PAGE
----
Dielectric tensor for magneto-optic nimnsb

Xiang Gao, John A. Woollam, J. S. Moodera

Research output: Contribution to journalArticle

23 Scopus citations

Abstract

The diagonal component (Formula presented) and off-diagonal component (Formula presented) of the complex dielectric tensor for the ferromagnetic compound NiMnSb are determined using ex situ spectroscopic ellipsometry and magneto-optic analysis over the spectral range from 0.7 to 6.2 eV. The effects of the overcoat on the raw data are removed by the analysis. First, the complex (Formula presented) of thin-film NiMnSb were determined by ex situ spectroscopic ellipsometry; then (Formula presented) was determined by analyzing Kerr rotation and ellipticity data using the determined (Formula presented) data. Lorentz oscillators were used to model peaks seen in the (Formula presented) spectra. The diagonal dielectric component (Formula presented) is dominated by free-carrier effects below 1.15 eV, and dominated by interband transitions above 2.0 eV. The center energies of the Lorentz oscillators are consistent with the calculated band structure and minority-spin optical conductivity of NiMnSb. Joint density of states and optical conductivity calculated from (Formula presented) data with free-carrier effects removed shows onset energies at ∼0.6 and ∼0.2 eV, respectively. From a study of the (Formula presented) and (Formula presented) spectra, the Kerr rotation peak at lower energy is determined to be due to combined contributions from: (1) a crossover between the free-carrier effect and interband transitions, and (2) transitions involving spin-orbit coupling. The high-Kerr rotation peaks at higher energies result exclusively from transitions involving spin-orbit coupling.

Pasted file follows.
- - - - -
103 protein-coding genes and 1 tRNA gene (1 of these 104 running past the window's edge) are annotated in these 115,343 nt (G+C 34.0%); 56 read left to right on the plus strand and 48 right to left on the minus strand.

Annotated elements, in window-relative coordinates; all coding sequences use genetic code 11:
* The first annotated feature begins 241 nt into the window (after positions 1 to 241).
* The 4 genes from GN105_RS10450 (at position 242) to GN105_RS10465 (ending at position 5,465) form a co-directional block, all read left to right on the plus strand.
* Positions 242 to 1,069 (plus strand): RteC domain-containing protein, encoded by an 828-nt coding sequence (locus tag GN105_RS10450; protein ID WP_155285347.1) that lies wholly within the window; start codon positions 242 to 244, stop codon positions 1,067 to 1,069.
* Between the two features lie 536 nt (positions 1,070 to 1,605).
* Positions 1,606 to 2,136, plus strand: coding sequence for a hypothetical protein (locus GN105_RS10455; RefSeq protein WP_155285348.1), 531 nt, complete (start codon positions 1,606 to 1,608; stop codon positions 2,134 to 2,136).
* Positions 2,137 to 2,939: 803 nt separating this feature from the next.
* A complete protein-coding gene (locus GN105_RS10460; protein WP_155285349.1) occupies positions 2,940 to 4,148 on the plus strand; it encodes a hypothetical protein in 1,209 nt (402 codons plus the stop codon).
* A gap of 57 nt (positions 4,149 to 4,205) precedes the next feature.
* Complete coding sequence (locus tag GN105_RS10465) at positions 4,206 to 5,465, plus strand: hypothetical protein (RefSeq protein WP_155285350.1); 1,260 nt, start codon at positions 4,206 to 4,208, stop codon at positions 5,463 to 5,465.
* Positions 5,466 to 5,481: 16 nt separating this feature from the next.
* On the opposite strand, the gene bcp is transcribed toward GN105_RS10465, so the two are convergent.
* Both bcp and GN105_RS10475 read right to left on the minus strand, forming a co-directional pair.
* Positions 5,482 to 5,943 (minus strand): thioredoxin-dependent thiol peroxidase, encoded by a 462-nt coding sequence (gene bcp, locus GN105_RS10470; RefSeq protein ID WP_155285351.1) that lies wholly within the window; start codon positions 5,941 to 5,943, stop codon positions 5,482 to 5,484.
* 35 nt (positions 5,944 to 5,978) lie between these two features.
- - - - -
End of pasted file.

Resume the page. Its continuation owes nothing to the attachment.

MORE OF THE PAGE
Original languageEnglish (US)
Pages (from-to)9965-9971
Number of pages7
JournalPhysical Review B - Condensed Matter and Materials Physics
Volume59
Issue number15
DOIs
StatePublished - Jan 1 1999

ASJC Scopus subject areas

  • Electronic, Optical and Magnetic Materials
  • Condensed Matter Physics

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